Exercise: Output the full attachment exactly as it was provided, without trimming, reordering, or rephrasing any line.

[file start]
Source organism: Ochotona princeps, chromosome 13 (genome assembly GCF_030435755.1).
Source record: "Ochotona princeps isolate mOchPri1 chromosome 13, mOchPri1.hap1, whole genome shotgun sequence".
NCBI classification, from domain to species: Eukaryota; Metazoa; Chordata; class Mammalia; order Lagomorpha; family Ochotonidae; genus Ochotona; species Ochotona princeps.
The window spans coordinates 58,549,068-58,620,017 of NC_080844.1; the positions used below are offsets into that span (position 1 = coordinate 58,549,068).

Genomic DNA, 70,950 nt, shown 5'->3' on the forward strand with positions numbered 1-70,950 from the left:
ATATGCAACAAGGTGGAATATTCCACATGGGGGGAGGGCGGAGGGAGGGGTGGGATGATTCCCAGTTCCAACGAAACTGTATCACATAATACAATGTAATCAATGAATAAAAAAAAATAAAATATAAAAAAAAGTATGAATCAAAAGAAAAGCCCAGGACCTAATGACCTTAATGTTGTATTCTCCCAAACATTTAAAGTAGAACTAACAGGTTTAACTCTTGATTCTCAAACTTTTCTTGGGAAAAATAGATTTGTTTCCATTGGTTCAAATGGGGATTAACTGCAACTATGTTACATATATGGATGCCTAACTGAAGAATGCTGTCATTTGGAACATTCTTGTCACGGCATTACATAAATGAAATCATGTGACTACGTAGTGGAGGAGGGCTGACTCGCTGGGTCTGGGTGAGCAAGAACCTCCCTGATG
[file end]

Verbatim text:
Source organism: Ochotona princeps, chromosome 13 (genome assembly GCF_030435755.1).
Source record: "Ochotona princeps isolate mOchPri1 chromosome 13, mOchPri1.hap1, whole genome shotgun sequence".
NCBI classification, from domain to species: Eukaryota; Metazoa; Chordata; class Mammalia; order Lagomorpha; family Ochotonidae; genus Ochotona; species Ochotona princeps.
The window spans coordinates 58,549,068-58,620,017 of NC_080844.1; the positions used below are offsets into that span (position 1 = coordinate 58,549,068).

Genomic DNA, 70,950 nt, shown 5'->3' on the forward strand with positions numbered 1-70,950 from the left:
ATATGCAACAAGGTGGAATATTCCACATGGGGGGAGGGCGGAGGGAGGGGTGGGATGATTCCCAGTTCCAACGAAACTGTATCACATAATACAATGTAATCAATGAATAAAAAAAAATAAAATATAAAAAAAAGTATGAATCAAAAGAAAAGCCCAGGACCTAATGACCTTAATGTTGTATTCTCCCAAACATTTAAAGTAGAACTAACAGGTTTAACTCTTGATTCTCAAACTTTTCTTGGGAAAAATAGATTTGTTTCCATTGGTTCAAATGGGGATTAACTGCAACTATGTTACATATATGGATGCCTAACTGAAGAATGCTGTCATTTGGAACATTCTTGTCACGGCATTACATAAATGAAATCATGTGACTACGTAGTGGAGGAGGGCTGACTCGCTGGGTCTGGGTGAGCAAGAACCTCCCTGATG